THE DIVISION BELL Page 8-9 (OTTO IN RED)
- A RED MOON
- DEAN MOOR
- DEAN ROOM
- DEAR MOON
- READ MOON
- O DREAM ON
SAND +RED FACING EELS/WHALES/DOLPHINS?
SAND = SABLE (BLACK)
OCHRE = GULES
SHELLFISH = MUREX
maroon = purple made of seashells - DEEP PURPLE...
Maroon = HTML CODE #800000
red ochre, (purpura) TYRIA ROCK SHELL, DOG WHELK
seashell symbolism: resurrection (>COMING BACK TO LIFE?)
SAND BED - STELLA MARIS? - Something coloured in red? > otto is the only page number in red.
Anagram: A RED MOON.
EYE - OTTO - OCTOGON - RED-PURPLE-scarlet-MUREX - PATTERN
Sources of Purple Dye
"In order to understand why a particular color of clothing would have conveyed such prestige it is necessary to learn a little bit about the history of this particular dye. At one time, dyes, such as purple, scarlet, yellow and indigo were made from natural plant, animal and mineral products. The products were often dried, pulverized and then mixed with liquids in order to form dyes for clothing and other textiles. (Today, many dyes for clothing are made synthetically in laboratories, through chemical processes involving products such as aniline.)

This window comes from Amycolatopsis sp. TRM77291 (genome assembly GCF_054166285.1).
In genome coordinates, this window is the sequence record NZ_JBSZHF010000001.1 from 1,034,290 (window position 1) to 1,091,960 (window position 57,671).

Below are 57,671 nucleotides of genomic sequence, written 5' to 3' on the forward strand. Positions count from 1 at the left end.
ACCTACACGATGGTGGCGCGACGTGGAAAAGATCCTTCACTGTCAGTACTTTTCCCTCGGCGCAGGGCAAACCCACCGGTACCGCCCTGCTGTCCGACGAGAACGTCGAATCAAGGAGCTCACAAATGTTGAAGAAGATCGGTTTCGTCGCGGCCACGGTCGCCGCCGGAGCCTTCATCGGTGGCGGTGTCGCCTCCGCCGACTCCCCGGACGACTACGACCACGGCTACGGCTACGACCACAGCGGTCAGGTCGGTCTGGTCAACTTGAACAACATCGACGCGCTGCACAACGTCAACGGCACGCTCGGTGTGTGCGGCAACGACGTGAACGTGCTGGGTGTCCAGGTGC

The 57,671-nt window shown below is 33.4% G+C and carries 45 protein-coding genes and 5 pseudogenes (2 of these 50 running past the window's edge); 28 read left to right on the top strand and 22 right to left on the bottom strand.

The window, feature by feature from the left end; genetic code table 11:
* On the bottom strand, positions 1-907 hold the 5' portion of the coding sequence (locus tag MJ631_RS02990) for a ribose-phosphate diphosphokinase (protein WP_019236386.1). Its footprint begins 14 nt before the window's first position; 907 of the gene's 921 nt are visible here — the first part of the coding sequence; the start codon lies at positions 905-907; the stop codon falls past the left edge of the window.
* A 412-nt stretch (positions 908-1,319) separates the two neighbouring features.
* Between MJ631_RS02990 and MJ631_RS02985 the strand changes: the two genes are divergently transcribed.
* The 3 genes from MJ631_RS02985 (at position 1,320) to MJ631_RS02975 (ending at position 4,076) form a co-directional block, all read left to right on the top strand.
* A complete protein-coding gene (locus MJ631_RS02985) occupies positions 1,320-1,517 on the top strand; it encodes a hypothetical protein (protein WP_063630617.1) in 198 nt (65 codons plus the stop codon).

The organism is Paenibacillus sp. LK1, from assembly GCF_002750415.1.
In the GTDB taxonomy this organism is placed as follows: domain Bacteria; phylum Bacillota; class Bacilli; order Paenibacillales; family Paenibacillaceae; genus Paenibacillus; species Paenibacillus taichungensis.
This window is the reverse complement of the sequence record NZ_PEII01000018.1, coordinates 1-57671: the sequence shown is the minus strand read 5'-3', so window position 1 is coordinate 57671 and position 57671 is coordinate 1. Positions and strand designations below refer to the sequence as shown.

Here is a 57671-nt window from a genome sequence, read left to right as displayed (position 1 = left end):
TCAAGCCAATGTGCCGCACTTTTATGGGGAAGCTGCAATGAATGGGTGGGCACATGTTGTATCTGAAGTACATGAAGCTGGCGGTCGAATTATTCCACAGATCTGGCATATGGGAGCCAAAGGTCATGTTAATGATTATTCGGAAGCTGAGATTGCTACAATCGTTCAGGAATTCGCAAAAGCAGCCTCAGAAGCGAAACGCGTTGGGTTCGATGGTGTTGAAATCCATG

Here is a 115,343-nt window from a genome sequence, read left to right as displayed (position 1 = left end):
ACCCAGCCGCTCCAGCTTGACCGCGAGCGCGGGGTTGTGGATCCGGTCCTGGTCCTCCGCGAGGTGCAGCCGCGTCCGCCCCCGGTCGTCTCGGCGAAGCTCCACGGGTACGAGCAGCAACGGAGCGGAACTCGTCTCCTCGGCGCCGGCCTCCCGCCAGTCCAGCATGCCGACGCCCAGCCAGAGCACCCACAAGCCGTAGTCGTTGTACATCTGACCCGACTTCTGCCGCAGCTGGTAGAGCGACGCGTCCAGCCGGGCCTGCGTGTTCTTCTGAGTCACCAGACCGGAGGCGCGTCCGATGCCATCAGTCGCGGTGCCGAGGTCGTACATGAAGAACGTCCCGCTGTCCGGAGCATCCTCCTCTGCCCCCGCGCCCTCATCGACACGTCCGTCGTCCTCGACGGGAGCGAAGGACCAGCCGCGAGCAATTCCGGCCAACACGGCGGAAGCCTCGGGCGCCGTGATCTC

The purple dye used in ancient religious and royal robes most likely came from one of several types of shellfish: a) Murex brandaris, b) Murex trunculus, c) Helix ianthina, d) Purpura lapillus, or perhaps e) Purpura haemastoma. One legend suggests that the dye was discovered by Helen of Troy, who when strolling along the beach to pass the time while in captivity, noticed that her dog had chewed into a large shellfish and its mouth had become purple as a result (Jensen 1963: 106).
The two chief sources for this purple dye are Murex trunculus and Murex brandaris, and the shades of dye produced these sources can range from bright red, to blue, and to deep, almost black, purple. The dye extracted from these shellfish is extremely valuable (hence the prestige associated with purple clothing), since it's not only rare but also costly to produce. Only a few drops of the liquid used to make the dye can be extracted from each shellfish, and, according to one recipe, in order to dye 1,000 pounds of wool, 111 pounds of the Murex secretion and 200 pounds of the Purpura secretion were required (Stieglitz 1994: 46). According to Renata Pompas, "it was necessary to have 12,000 murex or molluscs for 1.4 grams of pigment, scarcely enough for dying a single dress the size of the Roman toga." It is no wonder then, that this dye was used primarily to treat the garments of wealthy or privileged individuals."